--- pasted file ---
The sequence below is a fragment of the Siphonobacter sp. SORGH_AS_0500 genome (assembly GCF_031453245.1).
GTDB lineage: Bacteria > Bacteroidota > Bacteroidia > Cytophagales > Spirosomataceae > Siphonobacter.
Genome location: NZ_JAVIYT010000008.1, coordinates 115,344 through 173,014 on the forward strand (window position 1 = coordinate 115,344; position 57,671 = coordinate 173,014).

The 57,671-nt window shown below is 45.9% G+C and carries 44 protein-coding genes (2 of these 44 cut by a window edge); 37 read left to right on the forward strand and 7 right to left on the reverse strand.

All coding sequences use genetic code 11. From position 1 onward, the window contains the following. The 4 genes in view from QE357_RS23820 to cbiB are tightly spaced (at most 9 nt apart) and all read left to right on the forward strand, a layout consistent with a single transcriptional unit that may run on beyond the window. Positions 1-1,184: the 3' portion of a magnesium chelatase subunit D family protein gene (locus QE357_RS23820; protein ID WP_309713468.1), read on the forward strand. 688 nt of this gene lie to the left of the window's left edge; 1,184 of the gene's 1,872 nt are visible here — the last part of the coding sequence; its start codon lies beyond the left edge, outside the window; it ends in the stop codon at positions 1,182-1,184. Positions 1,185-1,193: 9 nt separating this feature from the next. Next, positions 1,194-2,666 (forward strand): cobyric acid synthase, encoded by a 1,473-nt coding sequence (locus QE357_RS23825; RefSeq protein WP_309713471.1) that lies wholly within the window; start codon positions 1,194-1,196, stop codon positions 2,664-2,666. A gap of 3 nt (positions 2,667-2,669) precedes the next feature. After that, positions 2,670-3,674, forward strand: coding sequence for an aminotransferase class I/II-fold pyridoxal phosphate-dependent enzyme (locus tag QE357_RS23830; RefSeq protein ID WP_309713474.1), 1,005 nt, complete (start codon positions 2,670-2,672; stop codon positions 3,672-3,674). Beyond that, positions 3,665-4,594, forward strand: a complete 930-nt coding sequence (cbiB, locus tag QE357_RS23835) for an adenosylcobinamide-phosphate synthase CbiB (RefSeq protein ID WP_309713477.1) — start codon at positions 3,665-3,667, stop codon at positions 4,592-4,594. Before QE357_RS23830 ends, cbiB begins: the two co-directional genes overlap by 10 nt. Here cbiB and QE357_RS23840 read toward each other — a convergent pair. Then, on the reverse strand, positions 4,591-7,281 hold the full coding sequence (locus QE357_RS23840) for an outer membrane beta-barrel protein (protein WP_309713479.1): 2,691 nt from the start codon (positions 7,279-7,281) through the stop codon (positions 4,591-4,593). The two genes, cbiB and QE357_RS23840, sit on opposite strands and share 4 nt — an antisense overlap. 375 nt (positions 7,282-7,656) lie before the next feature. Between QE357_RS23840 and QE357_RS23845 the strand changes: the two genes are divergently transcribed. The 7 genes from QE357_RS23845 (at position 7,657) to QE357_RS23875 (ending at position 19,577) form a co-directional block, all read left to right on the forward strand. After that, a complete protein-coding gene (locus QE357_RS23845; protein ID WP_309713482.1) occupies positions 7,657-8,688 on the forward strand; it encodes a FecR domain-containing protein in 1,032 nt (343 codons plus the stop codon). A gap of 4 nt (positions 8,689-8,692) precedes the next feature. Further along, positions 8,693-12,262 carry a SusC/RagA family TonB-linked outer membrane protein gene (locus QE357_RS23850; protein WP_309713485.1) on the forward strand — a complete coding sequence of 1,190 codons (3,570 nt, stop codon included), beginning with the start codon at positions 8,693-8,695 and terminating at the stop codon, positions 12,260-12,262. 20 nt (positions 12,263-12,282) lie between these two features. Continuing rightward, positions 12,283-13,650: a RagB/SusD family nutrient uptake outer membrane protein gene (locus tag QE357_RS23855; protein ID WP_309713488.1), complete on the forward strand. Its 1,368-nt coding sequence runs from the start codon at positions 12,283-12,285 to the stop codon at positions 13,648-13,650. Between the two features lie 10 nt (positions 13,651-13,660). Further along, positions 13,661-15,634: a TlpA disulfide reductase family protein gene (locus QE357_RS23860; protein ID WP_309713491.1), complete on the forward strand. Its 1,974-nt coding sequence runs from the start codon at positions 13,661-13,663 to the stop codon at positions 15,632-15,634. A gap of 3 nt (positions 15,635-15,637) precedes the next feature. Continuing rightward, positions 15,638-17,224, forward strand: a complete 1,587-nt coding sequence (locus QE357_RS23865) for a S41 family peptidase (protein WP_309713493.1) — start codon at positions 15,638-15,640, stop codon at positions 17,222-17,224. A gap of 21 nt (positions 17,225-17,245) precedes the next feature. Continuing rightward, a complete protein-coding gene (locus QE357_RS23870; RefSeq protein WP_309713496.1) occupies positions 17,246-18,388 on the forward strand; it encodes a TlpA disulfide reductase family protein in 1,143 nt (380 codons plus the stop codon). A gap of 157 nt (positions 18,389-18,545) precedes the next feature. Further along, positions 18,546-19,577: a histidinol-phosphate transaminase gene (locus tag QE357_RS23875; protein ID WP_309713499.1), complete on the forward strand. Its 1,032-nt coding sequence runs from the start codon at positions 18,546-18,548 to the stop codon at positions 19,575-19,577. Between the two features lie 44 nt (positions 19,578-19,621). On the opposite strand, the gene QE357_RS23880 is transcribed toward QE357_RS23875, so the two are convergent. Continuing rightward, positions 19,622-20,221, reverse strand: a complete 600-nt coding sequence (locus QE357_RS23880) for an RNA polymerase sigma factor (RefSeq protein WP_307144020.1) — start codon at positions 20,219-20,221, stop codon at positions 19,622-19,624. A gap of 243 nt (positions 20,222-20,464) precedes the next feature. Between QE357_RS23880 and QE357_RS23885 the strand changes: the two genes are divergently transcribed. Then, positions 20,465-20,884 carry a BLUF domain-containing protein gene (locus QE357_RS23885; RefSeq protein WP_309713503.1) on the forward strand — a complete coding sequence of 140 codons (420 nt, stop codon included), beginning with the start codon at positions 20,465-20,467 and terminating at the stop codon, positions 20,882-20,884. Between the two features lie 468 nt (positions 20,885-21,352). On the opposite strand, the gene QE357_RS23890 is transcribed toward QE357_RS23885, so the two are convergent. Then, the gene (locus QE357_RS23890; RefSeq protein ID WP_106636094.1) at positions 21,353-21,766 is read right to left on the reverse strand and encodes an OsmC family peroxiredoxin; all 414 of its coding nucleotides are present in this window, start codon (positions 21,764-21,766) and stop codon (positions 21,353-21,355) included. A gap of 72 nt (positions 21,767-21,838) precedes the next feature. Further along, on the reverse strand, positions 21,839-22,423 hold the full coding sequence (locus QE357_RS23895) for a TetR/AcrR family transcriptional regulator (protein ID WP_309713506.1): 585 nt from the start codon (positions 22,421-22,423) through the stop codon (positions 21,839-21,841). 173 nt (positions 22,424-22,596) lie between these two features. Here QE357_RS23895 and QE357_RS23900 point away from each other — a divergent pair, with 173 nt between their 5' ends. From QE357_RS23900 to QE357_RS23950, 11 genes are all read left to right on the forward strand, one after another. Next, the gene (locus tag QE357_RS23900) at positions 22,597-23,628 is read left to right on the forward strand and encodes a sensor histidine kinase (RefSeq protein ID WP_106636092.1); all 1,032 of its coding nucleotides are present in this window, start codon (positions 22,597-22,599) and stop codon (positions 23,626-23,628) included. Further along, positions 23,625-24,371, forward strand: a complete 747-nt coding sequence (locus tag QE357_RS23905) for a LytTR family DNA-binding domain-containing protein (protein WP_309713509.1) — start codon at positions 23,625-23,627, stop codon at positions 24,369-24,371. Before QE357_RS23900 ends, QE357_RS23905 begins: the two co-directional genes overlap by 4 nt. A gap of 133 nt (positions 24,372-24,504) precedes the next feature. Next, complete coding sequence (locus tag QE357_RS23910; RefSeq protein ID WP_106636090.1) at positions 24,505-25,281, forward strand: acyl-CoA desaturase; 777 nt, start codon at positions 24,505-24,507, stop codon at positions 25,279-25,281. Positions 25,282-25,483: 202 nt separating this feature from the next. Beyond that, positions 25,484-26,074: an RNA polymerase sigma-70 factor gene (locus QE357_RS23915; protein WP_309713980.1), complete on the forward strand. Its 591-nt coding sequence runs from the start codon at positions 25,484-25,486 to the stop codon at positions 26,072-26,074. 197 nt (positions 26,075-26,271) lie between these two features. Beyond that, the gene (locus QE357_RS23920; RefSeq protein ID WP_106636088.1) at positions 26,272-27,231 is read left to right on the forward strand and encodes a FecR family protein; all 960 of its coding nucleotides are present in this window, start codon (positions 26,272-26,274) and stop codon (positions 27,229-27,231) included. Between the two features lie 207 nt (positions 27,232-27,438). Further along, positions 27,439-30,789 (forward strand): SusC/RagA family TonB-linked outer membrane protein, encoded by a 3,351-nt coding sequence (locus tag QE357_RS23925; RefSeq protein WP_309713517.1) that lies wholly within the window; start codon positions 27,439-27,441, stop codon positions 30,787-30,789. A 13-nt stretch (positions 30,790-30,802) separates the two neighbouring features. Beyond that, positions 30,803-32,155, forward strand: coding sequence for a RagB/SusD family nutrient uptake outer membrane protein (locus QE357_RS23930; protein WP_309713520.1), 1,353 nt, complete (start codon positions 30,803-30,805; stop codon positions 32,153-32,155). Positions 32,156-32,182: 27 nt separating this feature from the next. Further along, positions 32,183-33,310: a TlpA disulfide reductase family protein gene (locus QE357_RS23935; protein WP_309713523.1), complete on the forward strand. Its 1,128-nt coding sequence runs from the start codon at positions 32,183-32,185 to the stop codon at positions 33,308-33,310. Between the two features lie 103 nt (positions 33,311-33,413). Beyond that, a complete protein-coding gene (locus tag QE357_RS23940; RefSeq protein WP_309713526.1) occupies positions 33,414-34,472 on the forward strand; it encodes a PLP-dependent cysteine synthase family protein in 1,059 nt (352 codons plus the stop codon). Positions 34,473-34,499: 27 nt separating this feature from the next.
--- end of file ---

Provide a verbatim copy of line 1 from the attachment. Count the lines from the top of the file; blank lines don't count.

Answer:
The sequence below is a fragment of the Siphonobacter sp. SORGH_AS_0500 genome (assembly GCF_031453245.1).